'We STRONGLY DISAGREE' that we done WRONG, says Google
Horse-trading between ad giant and Brussels begins
Google has 10 weeks to respond to Brussels' preliminary finding that the world's largest ad broker abused its dominant position in the search market in Europe.
However, the company was quick to attack competition commissioner Margrethe Vestager's decision to issue a Statement of Objections against Google on Wednesday.
Mountain View, in a blog post which it strongly defended its business tactics, said:
We respectfully but strongly disagree with the need to issue a Statement of Objections and look forward to making our case over the weeks ahead.
It's likely that the powerful multinational will have been relieved to hear that the European Commission (EC) will not be demanding changes to Google's algorithm.
Vestager claimed that such a move would be bad for innovation. She said during a press conference in Brussels at lunchtime:
It's very difficult to supervise the algorithm ... it is very important to find something that is guided by principle, which basically leaves the algorithm and the screen design to Google.
Google unsurprisingly bigged up its own view of innovation in Europe by highlighting the services being built by rival players. It said:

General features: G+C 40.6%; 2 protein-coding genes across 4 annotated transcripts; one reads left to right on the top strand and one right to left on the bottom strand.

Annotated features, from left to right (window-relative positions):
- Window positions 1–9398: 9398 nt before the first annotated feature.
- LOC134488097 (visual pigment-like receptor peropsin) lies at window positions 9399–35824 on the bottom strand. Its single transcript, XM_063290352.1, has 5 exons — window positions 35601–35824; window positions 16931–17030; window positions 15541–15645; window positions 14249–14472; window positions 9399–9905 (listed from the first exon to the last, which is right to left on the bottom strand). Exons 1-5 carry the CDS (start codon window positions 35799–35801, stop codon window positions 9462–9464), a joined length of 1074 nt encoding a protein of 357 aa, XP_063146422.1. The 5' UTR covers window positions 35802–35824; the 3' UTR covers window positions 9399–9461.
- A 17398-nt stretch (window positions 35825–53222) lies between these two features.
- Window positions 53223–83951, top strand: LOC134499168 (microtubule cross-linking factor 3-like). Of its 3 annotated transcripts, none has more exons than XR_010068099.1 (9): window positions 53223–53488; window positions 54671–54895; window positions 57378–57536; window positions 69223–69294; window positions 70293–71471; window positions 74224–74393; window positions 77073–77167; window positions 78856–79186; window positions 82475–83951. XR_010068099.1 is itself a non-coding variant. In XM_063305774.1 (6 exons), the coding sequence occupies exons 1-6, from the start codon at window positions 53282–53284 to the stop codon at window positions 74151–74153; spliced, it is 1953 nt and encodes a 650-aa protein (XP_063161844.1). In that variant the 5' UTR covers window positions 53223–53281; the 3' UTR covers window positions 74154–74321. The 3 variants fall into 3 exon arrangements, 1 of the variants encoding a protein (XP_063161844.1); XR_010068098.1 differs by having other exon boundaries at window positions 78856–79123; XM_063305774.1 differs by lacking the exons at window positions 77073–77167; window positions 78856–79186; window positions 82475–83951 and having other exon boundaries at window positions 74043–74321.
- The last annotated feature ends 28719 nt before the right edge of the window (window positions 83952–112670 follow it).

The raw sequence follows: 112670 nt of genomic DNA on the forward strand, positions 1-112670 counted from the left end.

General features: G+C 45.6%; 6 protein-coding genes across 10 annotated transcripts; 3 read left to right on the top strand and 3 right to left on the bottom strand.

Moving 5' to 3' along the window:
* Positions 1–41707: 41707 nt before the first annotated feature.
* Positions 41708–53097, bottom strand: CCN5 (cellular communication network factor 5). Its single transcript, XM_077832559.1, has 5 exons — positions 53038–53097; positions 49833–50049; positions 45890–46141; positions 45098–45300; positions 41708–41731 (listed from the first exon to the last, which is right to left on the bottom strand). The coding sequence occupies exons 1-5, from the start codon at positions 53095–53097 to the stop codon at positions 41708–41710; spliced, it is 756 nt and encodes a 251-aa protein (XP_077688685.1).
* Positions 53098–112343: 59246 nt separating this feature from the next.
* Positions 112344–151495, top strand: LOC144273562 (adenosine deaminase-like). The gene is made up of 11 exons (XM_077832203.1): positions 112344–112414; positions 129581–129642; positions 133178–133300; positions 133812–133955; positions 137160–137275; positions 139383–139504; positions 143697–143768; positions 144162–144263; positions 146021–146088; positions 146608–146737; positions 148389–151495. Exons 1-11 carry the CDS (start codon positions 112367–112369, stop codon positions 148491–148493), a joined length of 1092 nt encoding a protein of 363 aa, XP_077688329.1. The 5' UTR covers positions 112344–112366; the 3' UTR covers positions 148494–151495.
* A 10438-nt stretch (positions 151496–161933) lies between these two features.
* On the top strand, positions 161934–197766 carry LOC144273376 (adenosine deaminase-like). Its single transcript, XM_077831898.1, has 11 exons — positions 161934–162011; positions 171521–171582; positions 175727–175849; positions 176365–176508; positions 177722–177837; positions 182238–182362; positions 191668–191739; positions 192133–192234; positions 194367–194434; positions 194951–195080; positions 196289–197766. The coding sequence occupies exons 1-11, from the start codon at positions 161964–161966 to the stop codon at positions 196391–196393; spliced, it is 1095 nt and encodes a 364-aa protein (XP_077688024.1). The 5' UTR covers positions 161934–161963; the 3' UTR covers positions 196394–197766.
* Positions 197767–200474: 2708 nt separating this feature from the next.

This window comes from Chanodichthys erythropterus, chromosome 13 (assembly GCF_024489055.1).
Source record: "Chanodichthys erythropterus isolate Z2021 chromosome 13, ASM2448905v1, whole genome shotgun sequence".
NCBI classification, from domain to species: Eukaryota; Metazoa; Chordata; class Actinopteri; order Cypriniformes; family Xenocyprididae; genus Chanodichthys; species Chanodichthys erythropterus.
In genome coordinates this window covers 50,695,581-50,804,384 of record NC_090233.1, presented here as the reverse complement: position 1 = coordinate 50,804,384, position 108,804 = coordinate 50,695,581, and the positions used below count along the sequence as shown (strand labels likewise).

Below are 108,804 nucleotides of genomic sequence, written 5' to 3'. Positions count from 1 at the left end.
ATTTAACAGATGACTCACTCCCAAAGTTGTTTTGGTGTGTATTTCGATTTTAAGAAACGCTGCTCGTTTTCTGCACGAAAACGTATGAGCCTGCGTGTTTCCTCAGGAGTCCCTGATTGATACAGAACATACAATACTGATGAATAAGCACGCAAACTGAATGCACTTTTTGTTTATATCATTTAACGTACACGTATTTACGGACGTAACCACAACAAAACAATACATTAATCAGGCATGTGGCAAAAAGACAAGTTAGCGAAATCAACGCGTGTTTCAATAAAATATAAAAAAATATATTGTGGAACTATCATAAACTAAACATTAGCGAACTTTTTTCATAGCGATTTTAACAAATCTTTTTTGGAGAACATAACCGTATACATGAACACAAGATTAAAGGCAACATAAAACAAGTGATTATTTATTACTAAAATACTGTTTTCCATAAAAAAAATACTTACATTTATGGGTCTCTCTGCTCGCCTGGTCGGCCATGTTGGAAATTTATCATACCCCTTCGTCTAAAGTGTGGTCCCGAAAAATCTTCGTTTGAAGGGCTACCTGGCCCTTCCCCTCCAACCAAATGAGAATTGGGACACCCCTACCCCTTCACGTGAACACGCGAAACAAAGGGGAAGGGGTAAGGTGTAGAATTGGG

Any economist would say that you typically do not see a ton of innovation, new entrants or investment in sectors where competition is stagnating – or dominated by one player.
Yet that is exactly what’s happening in our world. Zalando, the German shopping site, went public in 2014 in one of Europe’s biggest ever tech IPOs. Companies like Facebook, Pinterest and Amazon have been investing in their own search services and search engines like Quixey, DuckDuckGo and Qwant have attracted new funding.
We’re seeing innovation in voice search and the rise of search assistants – with even more to come.
The ad giant also claimed that there was plenty of competition in the online shopping market in the EU.
"While Google may be the most used search engine, people can now find and access information in numerous different ways – and allegations of harm, for consumers and competitors, have proved to be wide of the mark," claimed Google's search veep Armit Singhal – who apparently penned the blog post.